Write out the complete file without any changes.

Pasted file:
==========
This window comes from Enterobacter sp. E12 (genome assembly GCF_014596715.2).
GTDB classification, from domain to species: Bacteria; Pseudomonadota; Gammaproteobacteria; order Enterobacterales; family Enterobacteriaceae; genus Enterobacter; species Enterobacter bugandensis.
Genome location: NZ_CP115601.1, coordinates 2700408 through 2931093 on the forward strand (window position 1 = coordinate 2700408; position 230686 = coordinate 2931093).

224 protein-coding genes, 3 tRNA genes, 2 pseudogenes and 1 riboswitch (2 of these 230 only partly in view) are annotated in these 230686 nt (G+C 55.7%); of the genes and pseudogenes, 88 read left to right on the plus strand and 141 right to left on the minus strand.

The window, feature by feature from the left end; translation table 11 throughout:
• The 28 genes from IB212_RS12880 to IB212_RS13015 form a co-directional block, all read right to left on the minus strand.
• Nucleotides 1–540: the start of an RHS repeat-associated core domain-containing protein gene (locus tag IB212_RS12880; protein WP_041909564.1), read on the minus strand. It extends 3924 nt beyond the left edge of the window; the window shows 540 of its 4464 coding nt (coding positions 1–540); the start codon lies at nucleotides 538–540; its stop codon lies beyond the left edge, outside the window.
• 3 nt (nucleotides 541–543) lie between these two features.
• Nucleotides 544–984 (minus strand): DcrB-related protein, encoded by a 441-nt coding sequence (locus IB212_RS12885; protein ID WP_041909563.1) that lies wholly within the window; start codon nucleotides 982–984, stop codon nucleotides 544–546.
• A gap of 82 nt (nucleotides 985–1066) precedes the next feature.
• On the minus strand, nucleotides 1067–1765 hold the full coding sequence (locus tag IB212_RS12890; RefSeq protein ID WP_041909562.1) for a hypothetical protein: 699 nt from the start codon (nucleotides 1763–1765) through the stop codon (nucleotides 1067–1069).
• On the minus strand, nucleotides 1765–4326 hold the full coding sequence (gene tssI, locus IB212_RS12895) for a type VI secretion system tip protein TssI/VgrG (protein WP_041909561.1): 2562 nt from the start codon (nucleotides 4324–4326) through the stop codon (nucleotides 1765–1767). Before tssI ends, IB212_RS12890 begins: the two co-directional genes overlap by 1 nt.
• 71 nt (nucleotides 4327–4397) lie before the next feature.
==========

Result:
This window comes from Enterobacter sp. E12 (genome assembly GCF_014596715.2).
GTDB classification, from domain to species: Bacteria; Pseudomonadota; Gammaproteobacteria; order Enterobacterales; family Enterobacteriaceae; genus Enterobacter; species Enterobacter bugandensis.
Genome location: NZ_CP115601.1, coordinates 2700408 through 2931093 on the forward strand (window position 1 = coordinate 2700408; position 230686 = coordinate 2931093).

224 protein-coding genes, 3 tRNA genes, 2 pseudogenes and 1 riboswitch (2 of these 230 only partly in view) are annotated in these 230686 nt (G+C 55.7%); of the genes and pseudogenes, 88 read left to right on the plus strand and 141 right to left on the minus strand.

The window, feature by feature from the left end; translation table 11 throughout:
• The 28 genes from IB212_RS12880 to IB212_RS13015 form a co-directional block, all read right to left on the minus strand.
• Nucleotides 1–540: the start of an RHS repeat-associated core domain-containing protein gene (locus tag IB212_RS12880; protein WP_041909564.1), read on the minus strand. It extends 3924 nt beyond the left edge of the window; the window shows 540 of its 4464 coding nt (coding positions 1–540); the start codon lies at nucleotides 538–540; its stop codon lies beyond the left edge, outside the window.
• 3 nt (nucleotides 541–543) lie between these two features.
• Nucleotides 544–984 (minus strand): DcrB-related protein, encoded by a 441-nt coding sequence (locus IB212_RS12885; protein ID WP_041909563.1) that lies wholly within the window; start codon nucleotides 982–984, stop codon nucleotides 544–546.
• A gap of 82 nt (nucleotides 985–1066) precedes the next feature.
• On the minus strand, nucleotides 1067–1765 hold the full coding sequence (locus tag IB212_RS12890; RefSeq protein ID WP_041909562.1) for a hypothetical protein: 699 nt from the start codon (nucleotides 1763–1765) through the stop codon (nucleotides 1067–1069).
• On the minus strand, nucleotides 1765–4326 hold the full coding sequence (gene tssI, locus IB212_RS12895) for a type VI secretion system tip protein TssI/VgrG (protein WP_041909561.1): 2562 nt from the start codon (nucleotides 4324–4326) through the stop codon (nucleotides 1765–1767). Before tssI ends, IB212_RS12890 begins: the two co-directional genes overlap by 1 nt.
• 71 nt (nucleotides 4327–4397) lie before the next feature.